Throwing stuff at the internet to see what sticks
Monday, August 12, 2002 For a while last year, I had a little side gig where I would review DVDs for a movie website. It was a pretty good excuse to spend way too much time watching a lot of movies, but it didn’t exactly keep gas in the Bentley, if you know what I mean. Especially since we had to supply our own DVDs to review. Seriously. Even that wouldn’t have been so bad if they could have assigned movies to us. But we lowly freelancers were on our own. What we had to do was log on to the website and look for DVDs that hadn’t been reviewed yet, then snap up whatever was available. There were any number of occasions when I went to Blockbuster while Trash stayed home to plug titles into the website’s search engine. You know those people at the video store who browse the aisles with cellphones clapped to their melons, rattling off movie titles? We hate those people, right? Yeah, I was one of them. It was embarrassing. Especially since people heard me asking about films I would never, ever, rent. Angel Eyes? No. Driven? No. Dick? Score!
Then I’d get the movies home, and I’d have five days to review them before I they were due back. That’s five days to review, on average, three movies, four commentary tracks, two hours of deleted scenes, twenty minutes of “making-of featurettes,” a dozen theatrical trailers, and every other menu option they decided to toss on there. Think I was able to do that every time? Think again. I started doing daily cost-benefit analyses:
“Okay, I’m done with this one and it’s only one day late, so I can bring it back today and still get paid enough to hold onto these other two a little longer and still be ahead, but only if I finish this one tomorrow, because it’s a two-day rental, but it has more features, which means it’ll take me longer to get to the third one, by which time my late fees will be more than my fee, so maybe I should do this one first after all, and while I was thinking about all this I forgot to return the first movie and someone else got a review of it up before I did anyway. Crap.”
I know it’s not easy to get rich doing freelance writing work, but I didn’t think it was supposed to actually cost money. When they started requiring us to get our review selections approved in advance, that was pretty much the only excuse I needed to quit doing it.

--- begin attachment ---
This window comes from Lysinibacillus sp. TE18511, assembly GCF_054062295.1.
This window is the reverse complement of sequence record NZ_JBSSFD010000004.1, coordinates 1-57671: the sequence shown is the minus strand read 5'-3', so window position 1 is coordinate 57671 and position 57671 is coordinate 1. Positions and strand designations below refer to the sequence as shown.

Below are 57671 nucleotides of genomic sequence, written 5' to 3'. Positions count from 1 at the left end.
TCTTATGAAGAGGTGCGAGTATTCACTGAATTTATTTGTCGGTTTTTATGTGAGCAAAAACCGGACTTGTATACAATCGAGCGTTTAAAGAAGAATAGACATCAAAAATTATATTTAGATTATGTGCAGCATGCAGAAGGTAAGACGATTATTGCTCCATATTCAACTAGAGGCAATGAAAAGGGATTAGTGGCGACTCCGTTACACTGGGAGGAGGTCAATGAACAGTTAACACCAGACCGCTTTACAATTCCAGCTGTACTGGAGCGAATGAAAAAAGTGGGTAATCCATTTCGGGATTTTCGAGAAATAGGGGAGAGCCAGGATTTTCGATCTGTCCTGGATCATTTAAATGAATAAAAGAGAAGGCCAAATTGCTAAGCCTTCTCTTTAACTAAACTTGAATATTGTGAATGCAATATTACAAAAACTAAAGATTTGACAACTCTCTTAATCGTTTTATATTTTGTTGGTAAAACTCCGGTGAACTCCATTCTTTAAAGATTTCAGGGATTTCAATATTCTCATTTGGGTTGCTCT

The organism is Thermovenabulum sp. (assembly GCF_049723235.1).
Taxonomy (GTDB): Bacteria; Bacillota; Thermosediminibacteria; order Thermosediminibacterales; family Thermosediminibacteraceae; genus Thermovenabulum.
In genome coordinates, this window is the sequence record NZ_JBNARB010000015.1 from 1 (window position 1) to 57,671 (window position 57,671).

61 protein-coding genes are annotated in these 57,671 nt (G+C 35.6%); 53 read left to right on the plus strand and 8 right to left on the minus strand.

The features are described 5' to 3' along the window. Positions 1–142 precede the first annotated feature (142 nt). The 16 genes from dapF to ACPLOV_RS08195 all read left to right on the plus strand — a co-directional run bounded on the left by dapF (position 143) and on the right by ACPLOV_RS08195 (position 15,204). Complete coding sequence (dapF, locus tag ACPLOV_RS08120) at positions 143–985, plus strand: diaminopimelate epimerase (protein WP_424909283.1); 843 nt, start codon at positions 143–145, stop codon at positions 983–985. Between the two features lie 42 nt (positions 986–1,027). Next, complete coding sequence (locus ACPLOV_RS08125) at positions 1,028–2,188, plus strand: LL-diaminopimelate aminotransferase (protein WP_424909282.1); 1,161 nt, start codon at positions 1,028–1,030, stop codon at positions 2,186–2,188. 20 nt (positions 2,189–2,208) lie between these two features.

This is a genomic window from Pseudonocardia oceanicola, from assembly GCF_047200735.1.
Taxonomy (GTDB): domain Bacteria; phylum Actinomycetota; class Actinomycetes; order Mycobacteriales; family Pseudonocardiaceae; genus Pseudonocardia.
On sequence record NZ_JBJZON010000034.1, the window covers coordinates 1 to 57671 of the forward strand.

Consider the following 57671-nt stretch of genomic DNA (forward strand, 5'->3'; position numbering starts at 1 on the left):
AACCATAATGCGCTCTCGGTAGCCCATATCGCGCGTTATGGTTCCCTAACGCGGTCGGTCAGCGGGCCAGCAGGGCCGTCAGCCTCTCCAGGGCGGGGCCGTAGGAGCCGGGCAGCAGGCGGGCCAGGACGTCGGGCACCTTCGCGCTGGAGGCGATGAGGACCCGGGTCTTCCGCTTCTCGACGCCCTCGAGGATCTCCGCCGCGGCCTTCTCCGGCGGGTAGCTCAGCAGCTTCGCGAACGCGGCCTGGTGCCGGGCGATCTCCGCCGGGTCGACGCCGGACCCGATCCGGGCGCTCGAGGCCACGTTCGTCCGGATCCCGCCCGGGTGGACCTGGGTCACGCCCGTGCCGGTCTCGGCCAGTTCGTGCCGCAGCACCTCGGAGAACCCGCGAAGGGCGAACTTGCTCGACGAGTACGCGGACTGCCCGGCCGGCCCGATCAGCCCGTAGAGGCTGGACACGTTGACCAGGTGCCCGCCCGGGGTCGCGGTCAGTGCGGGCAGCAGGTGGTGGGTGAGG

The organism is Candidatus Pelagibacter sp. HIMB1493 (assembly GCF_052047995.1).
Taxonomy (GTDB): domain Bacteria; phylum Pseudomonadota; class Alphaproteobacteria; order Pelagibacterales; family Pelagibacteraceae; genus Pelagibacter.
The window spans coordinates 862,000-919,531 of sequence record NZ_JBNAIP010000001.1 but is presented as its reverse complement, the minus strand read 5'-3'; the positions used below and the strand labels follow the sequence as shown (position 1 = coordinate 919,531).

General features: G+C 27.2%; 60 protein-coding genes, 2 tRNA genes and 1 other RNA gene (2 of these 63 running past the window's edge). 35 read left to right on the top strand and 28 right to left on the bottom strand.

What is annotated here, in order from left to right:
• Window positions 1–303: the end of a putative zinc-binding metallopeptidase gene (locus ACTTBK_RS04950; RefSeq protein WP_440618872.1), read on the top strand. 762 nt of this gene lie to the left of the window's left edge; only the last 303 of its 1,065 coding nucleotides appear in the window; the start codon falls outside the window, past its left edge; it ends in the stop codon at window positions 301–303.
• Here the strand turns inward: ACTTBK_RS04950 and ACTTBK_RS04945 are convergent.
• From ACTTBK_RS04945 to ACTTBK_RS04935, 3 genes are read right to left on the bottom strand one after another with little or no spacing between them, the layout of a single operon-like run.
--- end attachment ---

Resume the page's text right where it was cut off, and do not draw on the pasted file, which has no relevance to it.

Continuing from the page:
Then, last month, Trash and I signed up for Netflix. Dude, you need to do this, unless you don’t own a DVD player, in which case you need to get a DVD player and then do this. It’s a totally different model for renting movies. It’s like the movie renter’s version of TiVo.
Maybe you’re not familiar with Netflix, in which case I can only assume that its banner ads are somehow being blocked from appearing on your browser by the walls of your cave. Here’s how it works: you pay twenty dollars a month. They send you DVDs in the mail, up to three at a time, as many as you want. When you’re done, send it back. There are no late fees, and the only limit on the number of movies you can rent is the speed of the Postal Service. You can only have three movies in your possession at a time, but if you can’t make those last a couple of days, you’re spending too much time with your DVD player in the first place.
I know what you’re thinking. You’re thinking, “Twenty bucks a month? What a rip-off! Who spends that on movies? For that to be worth it, I’d have to rent, like, six movies a month! Six! A half-dozen!! That’s one or two a week, for cryin’ to Jesus! Okay, where do I sign up?”
Did I mention there are no late fees?
I’m a little worried that they won’t be able to do this indefinitely, and here’s why: tens of thousands of DVDs are being shuttled furiously back and forth in the mail, protected by nothing more than a couple of flimsy paper envelopes. I don’t know how long they’ll be able to take that. I know, digital media is supposed to be practically indestructible, but tell that to my friend The Engineer (7/12), who had to quit using CD wallets to cart his hardcore between his house and the radio station because the music was getting damaged in transit. I can’t help thinking that the same phenomenon is going to catch up to Netflix eventually, at which point it’s going to get more expensive. So don’t wait around on this, people.
Now that I’m in a place where movie rental has joined the “utilities” category of the monthly budget, I’m seriously considering going back to the reviewing gig. A good deal is even better when you can make it pay for itself and then write it off on your taxes. Of course, I wouldn’t be doing it for the money, but for the writing practice. Right now I’m only churning out about a thousand ‘Net-published words per weekday and I’m afraid I might lose my chops if I keep stagnating like this.
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Okay, this cracked me up. Sometimes compliments make me blush. Oddly enough, the blush from this one is shaped a lot like the back of Ana Ng’s hand. Heh. posted by M. Giant 3:28 PM 0 comments